AxKit::XSP::PerForm - XSP Taglib for making complex forms easy


AxKit::XSP::PerForm - XSP Taglib for making complex forms easy


  AxAddXSPTaglib AxKit::XSP::PerForm


PerForm is a large and complex taglib for AxKit XSP that facilitates creating large and complex HTML, WML, or other types of data-entry forms. PerForm tends to make life easier for you if your form data is coming from different data sources, such as DBI, or even XML.

PerForm works as an XSP taglib, meaning you simply add some custom XML tags to your XSP page, and PerForm does the rest. Well, almost... PerForm works mainly by callbacks, as you will see below.


Ignoring the outside XSP and namespace declarations, assuming the prefix ``f'' is bound to the PerForm namespace:

  <f:form name="add_user">
   First name: <f:textfield name="firstname" width="30" maxlength="50"/>
   <br />
   Last name: <f:textfield name="lastname" width="30" maxlength="50"/>
   <br />
   <f:submit name="save" value="Save" goto="users.xsp" />
   <f:cancel name="cancel" value="Cancel" goto="home.html" />

Now it is important to bear in mind that this is just the form, and alone it is fairly useless. You also need to add callbacks. You'll notice with each of these callbacks you recieve a $ctxt object. This is simply an empty hash-ref that you can use in the callbacks to maintain state. Actually ``empty'' is an exhageration - it contains two entries always: Form and Apache. ``Form'' is a simply a hashref of the entries in the form. So for example, the firstname below is in $ctxt-{Form}{firstname}>. ``Apache'' is the $r apache request object for the current request.

  sub validate_firstname {
      my ($ctxt, $value) = @_;
      $value =~ s/^\s*//;
      $value =~ s/\s*$//;
      die "No value" unless $value;
      die "Invalid firstname - non word character not allowed"
                if $value =~ /\W/;

  sub validate_lastname {
      return validate_firstname(@_);

  sub submit_save {
      my ($ctxt) = @_;
      # save values to a database
      warn("User: ", $ctxt->{Form}{firstname}, " ", $ctxt->{Form}{lastname}, "\n");

Now these methods need to be global to your XSP page, rather than ``closures'' within the XSP page's main handler routine. How do you do that? Well it's simple. Just put them within a <xsp:logic> section before any user defined tags. For example, if your XSP page happens to use XHTML as it's basic format (something I do a lot), your page might be constructed as follows (namespace declarations omitted for brevity):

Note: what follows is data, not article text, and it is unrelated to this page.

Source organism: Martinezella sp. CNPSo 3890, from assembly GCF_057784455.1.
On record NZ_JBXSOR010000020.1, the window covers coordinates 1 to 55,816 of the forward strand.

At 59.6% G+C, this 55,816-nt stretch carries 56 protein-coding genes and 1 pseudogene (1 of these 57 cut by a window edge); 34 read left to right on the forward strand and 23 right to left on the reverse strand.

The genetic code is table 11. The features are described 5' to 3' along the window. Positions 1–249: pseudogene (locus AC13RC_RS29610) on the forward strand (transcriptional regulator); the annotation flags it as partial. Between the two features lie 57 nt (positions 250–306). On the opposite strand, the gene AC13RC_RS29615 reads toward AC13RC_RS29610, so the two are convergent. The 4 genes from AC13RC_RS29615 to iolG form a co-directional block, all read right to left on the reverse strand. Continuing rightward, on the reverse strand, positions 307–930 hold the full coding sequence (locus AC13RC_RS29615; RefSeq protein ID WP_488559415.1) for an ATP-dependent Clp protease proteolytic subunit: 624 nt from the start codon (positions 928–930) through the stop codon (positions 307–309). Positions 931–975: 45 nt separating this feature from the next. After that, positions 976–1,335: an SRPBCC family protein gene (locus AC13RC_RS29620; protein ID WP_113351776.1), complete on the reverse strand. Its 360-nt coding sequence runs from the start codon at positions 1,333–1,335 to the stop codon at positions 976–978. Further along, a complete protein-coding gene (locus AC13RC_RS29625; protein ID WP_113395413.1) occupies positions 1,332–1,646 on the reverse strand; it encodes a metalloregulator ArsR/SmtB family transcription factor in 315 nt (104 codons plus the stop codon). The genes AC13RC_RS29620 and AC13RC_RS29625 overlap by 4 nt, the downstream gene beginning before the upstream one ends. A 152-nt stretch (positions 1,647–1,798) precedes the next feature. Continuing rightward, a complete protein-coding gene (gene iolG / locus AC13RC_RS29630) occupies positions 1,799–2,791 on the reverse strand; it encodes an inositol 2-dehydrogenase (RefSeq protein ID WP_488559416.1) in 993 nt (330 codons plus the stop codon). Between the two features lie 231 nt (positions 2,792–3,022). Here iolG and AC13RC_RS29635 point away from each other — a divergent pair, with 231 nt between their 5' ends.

... form logic here ...

    <head><title>An Example Form</title></head>
     <h1>An Example Form</h1>
      ... form definition here ...

[Note that the page-global methods is a useful technique in other situations, because unlike Apache::Registry scripts, this won't create a closure from methods defined there].


In PerForm, all forms submit back to themselves. This allows us to implement the callback system. Of course with most forms, you want to go somewhere else once you've processed the form. So for this, we issue redirects once the form has been processed. This has the advantage that you can't hit reload by accident and have the form re-submitted.

To define where you go on hitting submit, you can either return set the goto attribute on the submit or cancel button, or implement a callback and return a URI to redirect to.


Each of the form callbacks is passed a context object. This is a hashref you are allowed to use to maintain state between your callbacks. There is a new context object created for every form on your XSP page. There are two entries filled in automatically into the hashref for you:

This is actually an Apache::Table object, so it looks and works just like an ordinary hashref, and contains the values submitted from the form, or is perhaps empty if the form hasn't been submitted yet. It may also contain any parameters passed in the querystring. For multi-value parameters, they can be accessed via Apache::Table's get, add and set methods. See the Apache::Table manpage.